Founder says rape crisis center treated as 'a political football' - WMC Action News 5 - Memphis, Tennessee

Founder says rape crisis center treated as 'a political football'

By Kontji Anthony - bio | email | Follow us on Twitter

MEMPHIS, Tenn. (WMC-TV) - Over 30 year ago, Julia Howell founded the Memphis Sexual Assault Resource Center, a facility that recently came under heavy scrutiny after two teenage rape victims' tests were delayed because of a nursing shortage.

Several nurses who lived outside the city were fired after the Memphis City Council enfored new residency rules for city employees. Others nurses said they left because the city failed to support the program, once a national model of efficiency.

"I am very saddened, and in some ways it makes me very angry," said Howell, the center's former director.

District Attorney Bill Gibbons said the nursing shortage could result in rapists going free because of a lack of evidence, something Howell says the community should be very concerned about.
    
"For the rapists, it's a get out of jail free card," she said.
 
Howell, the center's first employee, said that when the center first opened, rape was something that was not discussed.  

"Prior to the rape crisis center being set up in 1976, people didn't even want to say the word 'rape' on television or radio or the newspaper." 

Howell planted community roots in Tennessee, Arkansas and Mississippi. 

"We had relationships with Memphis city police, Shelby County Sheriff's Department to take care of all their victims. We ended up bringing in the Department of Human Services when they had children that were abused."

Howell's round-the-clock staff of nurses, counselors and trained volunteers had two missions: to collect evidence to prosecute rapists and to help rape victims get their lives back.

"Having worked that hard for so long ago, it saddens me that it has fallen into a political football," she said.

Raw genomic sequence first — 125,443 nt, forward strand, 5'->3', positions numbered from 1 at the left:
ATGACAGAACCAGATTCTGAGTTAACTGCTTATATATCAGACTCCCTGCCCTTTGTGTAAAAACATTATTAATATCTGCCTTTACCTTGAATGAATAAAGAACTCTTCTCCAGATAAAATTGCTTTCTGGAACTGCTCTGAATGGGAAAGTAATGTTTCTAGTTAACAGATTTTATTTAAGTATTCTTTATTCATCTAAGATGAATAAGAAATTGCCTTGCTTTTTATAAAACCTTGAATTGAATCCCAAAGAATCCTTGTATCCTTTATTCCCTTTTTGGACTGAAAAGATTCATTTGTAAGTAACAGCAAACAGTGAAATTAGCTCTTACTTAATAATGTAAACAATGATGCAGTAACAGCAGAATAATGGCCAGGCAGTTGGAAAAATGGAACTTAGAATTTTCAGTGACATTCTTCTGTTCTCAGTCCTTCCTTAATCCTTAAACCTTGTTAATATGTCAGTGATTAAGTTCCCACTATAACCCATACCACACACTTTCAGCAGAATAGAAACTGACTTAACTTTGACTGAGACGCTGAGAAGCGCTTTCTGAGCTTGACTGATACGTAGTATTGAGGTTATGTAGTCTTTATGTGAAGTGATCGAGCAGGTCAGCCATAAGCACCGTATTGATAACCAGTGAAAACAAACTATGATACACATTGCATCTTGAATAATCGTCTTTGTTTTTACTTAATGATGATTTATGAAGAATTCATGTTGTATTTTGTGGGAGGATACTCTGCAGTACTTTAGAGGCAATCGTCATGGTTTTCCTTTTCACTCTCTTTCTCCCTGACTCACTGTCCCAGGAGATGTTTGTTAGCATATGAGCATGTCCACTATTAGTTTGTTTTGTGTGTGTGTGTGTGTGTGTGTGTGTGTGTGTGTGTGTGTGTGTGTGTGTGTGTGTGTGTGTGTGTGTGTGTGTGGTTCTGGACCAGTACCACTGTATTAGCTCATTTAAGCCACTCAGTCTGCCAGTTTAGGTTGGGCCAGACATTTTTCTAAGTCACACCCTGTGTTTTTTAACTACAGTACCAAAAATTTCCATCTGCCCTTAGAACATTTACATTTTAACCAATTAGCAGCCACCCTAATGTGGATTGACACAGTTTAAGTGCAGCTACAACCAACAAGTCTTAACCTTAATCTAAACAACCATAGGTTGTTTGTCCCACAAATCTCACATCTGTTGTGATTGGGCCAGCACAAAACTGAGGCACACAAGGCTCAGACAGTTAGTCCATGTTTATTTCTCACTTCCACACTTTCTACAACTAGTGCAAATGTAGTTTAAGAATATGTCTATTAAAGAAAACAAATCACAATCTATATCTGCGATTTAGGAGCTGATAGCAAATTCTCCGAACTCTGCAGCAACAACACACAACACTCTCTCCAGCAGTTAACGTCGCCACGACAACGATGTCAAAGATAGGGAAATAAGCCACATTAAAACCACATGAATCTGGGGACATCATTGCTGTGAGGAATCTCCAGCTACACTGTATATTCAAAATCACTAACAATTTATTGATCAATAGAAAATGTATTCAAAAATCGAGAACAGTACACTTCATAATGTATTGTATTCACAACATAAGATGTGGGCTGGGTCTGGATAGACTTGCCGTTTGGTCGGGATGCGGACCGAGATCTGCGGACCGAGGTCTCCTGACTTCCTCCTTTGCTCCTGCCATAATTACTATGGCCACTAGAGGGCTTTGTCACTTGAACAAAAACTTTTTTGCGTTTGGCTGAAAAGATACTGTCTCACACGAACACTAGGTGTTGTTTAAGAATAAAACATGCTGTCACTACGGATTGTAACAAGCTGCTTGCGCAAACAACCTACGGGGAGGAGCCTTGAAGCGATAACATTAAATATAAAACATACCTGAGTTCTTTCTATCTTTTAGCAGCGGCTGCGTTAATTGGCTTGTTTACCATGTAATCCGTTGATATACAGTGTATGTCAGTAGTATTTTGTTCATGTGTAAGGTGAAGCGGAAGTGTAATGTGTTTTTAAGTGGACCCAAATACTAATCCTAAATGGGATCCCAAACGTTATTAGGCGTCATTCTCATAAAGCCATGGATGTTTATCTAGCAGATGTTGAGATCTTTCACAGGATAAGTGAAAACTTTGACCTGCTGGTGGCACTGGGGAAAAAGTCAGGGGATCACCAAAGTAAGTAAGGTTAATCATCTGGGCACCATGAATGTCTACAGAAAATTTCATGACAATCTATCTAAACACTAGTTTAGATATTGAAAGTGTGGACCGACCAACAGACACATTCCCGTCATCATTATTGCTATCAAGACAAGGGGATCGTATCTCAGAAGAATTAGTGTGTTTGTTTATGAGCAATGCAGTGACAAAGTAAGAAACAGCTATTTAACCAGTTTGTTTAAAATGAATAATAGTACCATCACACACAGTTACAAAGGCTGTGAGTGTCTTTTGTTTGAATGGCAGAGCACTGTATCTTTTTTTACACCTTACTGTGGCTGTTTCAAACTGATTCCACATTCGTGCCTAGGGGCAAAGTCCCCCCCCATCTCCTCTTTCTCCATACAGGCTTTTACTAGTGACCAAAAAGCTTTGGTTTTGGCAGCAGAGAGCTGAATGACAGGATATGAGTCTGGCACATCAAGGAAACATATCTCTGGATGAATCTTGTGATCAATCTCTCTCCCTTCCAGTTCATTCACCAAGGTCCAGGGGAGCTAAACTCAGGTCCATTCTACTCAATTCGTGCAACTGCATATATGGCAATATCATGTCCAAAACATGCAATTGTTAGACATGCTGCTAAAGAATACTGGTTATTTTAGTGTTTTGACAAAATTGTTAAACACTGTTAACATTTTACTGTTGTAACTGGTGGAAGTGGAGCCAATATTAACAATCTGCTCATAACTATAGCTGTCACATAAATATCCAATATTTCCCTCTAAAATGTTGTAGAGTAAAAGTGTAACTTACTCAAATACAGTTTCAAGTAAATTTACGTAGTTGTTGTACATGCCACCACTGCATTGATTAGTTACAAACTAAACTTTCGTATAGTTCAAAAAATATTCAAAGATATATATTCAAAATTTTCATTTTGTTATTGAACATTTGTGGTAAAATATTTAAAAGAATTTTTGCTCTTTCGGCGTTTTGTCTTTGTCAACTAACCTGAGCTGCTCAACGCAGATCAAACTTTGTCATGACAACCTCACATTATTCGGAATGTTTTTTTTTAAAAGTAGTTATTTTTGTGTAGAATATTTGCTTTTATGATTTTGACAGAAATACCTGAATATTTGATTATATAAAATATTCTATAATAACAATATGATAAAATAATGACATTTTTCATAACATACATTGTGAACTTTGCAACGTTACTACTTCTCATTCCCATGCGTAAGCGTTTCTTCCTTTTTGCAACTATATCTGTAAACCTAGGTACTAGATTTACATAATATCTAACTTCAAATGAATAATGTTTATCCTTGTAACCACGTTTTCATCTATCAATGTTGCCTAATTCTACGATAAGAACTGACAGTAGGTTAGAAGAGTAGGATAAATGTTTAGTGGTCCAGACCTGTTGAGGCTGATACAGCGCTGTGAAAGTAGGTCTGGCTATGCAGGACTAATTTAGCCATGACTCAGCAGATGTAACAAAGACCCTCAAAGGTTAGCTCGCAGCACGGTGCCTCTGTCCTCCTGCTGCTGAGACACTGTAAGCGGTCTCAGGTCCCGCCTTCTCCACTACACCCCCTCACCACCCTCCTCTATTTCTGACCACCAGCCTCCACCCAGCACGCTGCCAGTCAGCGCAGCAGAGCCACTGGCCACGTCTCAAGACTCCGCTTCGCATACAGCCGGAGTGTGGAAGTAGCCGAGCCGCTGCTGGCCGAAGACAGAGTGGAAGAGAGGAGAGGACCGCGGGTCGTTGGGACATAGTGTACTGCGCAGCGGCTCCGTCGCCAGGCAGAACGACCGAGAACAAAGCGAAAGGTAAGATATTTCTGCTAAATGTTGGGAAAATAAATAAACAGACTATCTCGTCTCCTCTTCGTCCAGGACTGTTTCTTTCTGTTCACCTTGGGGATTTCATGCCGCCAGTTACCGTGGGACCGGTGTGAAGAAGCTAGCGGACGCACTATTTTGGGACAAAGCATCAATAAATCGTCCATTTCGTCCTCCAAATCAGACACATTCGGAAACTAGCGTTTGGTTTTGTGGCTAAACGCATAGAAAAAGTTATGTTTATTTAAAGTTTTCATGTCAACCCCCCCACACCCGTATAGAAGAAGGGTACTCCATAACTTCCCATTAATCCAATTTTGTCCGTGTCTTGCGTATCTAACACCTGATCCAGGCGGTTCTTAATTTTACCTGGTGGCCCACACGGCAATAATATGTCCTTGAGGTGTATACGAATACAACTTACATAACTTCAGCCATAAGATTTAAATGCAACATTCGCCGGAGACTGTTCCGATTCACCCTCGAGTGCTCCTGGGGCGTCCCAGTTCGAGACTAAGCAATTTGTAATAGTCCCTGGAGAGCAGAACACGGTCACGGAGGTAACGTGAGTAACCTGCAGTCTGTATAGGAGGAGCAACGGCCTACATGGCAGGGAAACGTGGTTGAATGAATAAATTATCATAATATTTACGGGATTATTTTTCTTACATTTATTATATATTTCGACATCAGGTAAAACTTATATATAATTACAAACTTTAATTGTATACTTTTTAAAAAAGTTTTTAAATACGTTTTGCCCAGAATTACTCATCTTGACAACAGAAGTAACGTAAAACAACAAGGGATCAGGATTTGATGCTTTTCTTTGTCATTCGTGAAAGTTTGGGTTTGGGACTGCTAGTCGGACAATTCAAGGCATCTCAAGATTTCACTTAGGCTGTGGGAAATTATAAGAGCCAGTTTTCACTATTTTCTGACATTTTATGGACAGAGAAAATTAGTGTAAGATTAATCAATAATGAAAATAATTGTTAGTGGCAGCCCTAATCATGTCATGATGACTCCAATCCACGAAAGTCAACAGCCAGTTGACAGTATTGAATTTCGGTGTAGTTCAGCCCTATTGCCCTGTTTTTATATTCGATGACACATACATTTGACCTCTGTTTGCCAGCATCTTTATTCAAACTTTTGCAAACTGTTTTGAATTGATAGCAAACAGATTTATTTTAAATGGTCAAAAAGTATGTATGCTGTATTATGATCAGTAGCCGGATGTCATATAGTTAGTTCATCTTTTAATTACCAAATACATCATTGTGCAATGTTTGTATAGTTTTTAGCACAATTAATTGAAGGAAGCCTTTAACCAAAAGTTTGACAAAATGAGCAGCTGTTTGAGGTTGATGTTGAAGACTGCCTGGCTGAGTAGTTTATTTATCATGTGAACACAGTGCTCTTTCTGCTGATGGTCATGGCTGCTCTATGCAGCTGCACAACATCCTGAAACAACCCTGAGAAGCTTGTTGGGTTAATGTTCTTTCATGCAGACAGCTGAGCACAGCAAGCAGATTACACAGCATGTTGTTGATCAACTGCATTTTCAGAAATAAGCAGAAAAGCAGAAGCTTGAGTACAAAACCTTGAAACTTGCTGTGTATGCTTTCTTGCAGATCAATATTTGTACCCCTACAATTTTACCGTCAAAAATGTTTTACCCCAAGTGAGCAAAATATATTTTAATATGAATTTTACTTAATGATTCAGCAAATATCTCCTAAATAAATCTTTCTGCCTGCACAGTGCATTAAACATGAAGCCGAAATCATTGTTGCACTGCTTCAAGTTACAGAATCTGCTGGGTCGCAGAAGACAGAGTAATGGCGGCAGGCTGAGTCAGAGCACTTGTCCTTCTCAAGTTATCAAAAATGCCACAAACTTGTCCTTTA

Howell says she's concerned about current unfilled shifts and funding."I was quite disheartened to see that a lot of that money has not made it to the rape crisis program to fund the services that are needed."

She says the program probably floundered when the city failed to hire a new director for almost a year.

"To the rape victims, it says we don't care," she said.

Howell says she takes some solace in the city council's recent call for an audit.

And she has a message for Memphis Mayor Willie Herenton.

"I would hope that he would take this to heart, a call from the citizens to look into this," she said.

Howell says she left the center after six years to take a job out-of-state. But before she left, she says MSARC went from being a community program to becoming a regular line item on the city budget. It should, she says, be treated as a critical arm of the law.
   
The mayor's office recently named a new director for the center, Dr. Betty Winter of the Memphis Police Department. They also hired six new nurses and reduced the number of unfilled shifts. 

But Howell says the center also needs a full-time nursing coordinator and an advisory committee that would help create a buffer between politics and rape victims.

"We had an advisory committee that was set up to help us navigate the medical protocols we needed for the medical protocols," she said. "We had someone from the district attorneys office who was our liaison. We had someone from UT Department of OB/GYN. We had someone from the health department, and we had several people from the community mental health programs."
    
The Memphis City Council will meet this week to discuss the future of MSARC, which Shelby County is considering taking over.
  

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